The book, which took a little more than two years to complete, is an “autobiography of hiking,” the author said.
A native of Pennsylvania, Curran, now of Powell, explained how his fascination with hiking began, and what led him to write a book with hiking as its theme.
Diagnosed at an early age with rheumatic fever, Curran was unable to play most types of sports, so as a means for exercise he took up walking, which he recalls “was a distinctly strange pastime for a youth in the 1950s.”
“I could not run and play with abandon, for, if I did, terrible pains in my ankles and knees came at night. It is unnatural for a young boy not to play sports. To learn discipline in the face of my condition required me to turn down invitations for games where there was no visible handicap [help] and to stand aside from the major social functions of childhood, a scarring experience for a young boy,” Curran explained.
He learned, early on, to accept his physical limitations and not be bitter about his fate, he said.
To his delight, Curran discovered he enjoyed the long, solitary walks he took regularly for his health.
“The farms and forests around our small town were as tranquil as anyone could imagine and in my distant memory of childhood in the fifties that world exists as some Shangri-La of a long lost paradise. With friends or alone, it was a wonderful area to explore on foot,” he said.
At age 11, he and his parents moved from Parkesburg, Penn., to Largo, Fla., partly to help improve his health.
But Florida’s environment was a far cry from Pennsylvania’s hospitable forests and farmlands, Curran quickly learned.
“Florida does not entice one to hike in the wilderness or even to stray very far from town. First there are the mosquitoes that come in swarms like emissaries of the dark side of nature...Furthermore, the snakes inhabit any overgrown area, which is a definite discouragement to wandering in the woods or dales,” he said.
Of his time spent in Florida, he said his walks were mostly confined to the town in which he lived, or the nearby beaches.
At age 23, Curran relocated to Knoxville after graduating from college and went to work for the Tennessee Valley Authority (TVA). Shortly after moving to the area, he learned from a local physician that the rheumatic fever was cured and that he could do any physical activity he wanted.
“I was 23 years old and the doctor said, ‘There is nothing wrong with your heart and you can do what you want. We now know that in 95 percent of the cases, the effects of rheumatic fever are cured over time by the body itself.’”
Dumbfounded, and relieved by the doctor’s news, Curran said he felt “like a person reborn, like one sentenced to prison for life and then found innocent and set free.”
The doctor advised him to take it easy and “work slowly into activities.”
“I wouldn’t go out and climb Mt. Le Conte right away,” the doctor advised.
Yet that immediately became Curran’s goal — to climb Mt. Le Conte — or at the very least, to transform his walking to the next level and hike in the mountains.
It was his goal to live his life without physical restrictions — to be without fear of pain — he said.
Six months after he received the joyful news from the doctor about his health, he hiked Mt. Le Conte, and has, from that time since, hiked 175 trails and visited 35 states in the U.S.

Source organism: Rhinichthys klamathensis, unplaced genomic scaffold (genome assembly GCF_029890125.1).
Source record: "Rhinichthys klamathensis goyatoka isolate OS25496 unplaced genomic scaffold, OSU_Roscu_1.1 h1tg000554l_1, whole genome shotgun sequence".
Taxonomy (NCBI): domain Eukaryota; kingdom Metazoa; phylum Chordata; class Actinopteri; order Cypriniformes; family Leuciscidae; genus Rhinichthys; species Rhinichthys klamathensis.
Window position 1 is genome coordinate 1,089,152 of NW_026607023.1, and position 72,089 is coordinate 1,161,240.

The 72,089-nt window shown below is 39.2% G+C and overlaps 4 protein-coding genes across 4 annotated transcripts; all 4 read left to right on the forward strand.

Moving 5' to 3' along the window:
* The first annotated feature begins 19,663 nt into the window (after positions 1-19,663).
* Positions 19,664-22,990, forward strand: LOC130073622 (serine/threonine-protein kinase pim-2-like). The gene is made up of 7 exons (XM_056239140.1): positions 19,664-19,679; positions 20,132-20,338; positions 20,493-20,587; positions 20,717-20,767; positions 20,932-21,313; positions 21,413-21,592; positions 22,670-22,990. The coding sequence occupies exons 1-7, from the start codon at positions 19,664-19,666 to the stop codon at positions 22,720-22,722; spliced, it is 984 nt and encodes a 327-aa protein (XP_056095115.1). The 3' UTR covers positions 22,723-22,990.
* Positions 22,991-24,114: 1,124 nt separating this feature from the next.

“Hiking for Fun and Pain” sums up Curran’s determination in the years following his clean bill of health to live life “reborn” with no physical restraints and explore the mountains, valleys and woodlands in the United States and abroad.
And explore he has done. The fact that Curran has years of experience hiking comes through in his writing.
“The ambiance of a trail can be ever-changing as the same path can yield radically different experiences with each season revealing unique characteristics or even with different weather conditions creating distinctive moods,” wrote Curran in his book.
In addition to recounting some of his most vivid trail experiences — all described with good natured humor of course — Curran includes throughout the narrative words of advice to readers, especially readers who are novice hikers, leaving such nuggets of advice as “never hike alone” and plenty of cautious reminders detailing how important it is to always plan ahead and be in good enough physical condition to take on the demands that can accompany any outdoor adventure.
The idea to write a book about his experiences just sort of happened, as Curran explained it, and was something to do after he retired from 28 years of service at TVA.
Before long, he had an account of his travels and trail experiences that was book length.
The tricky part was finding a publisher.
“It took some research to find a publisher,” he said.
How he discovered Oconee Spirit Press was from reading David Hunter’s column in the Knoxville News Sentinel.
“I saw where David Hunter of the Knoxville News Sentinel published his books through Oconee, so I looked into them as well, and sure enough they were willing to publish my book,” Curran explained.
This first book project will most likely not be his last. During the interview, Curran revealed that he is already thinking of what his next book project will be. He is tentatively calling it: “Adventures of an Ordinary Life,” a book about his various life experiences.
In the meantime, he said his focus will be on promoting and marketing “Hiking for Fun and Pain,” which is currently available on Amazon.com for $6.95 in paperback and $3.99 as an ebook.
Curran also has a website where people interested in his narrative can go and view breathtaking views of mountain scenery from his excursions, and learn more about his story. Curran’s website is www.hikingforfunandpain.com.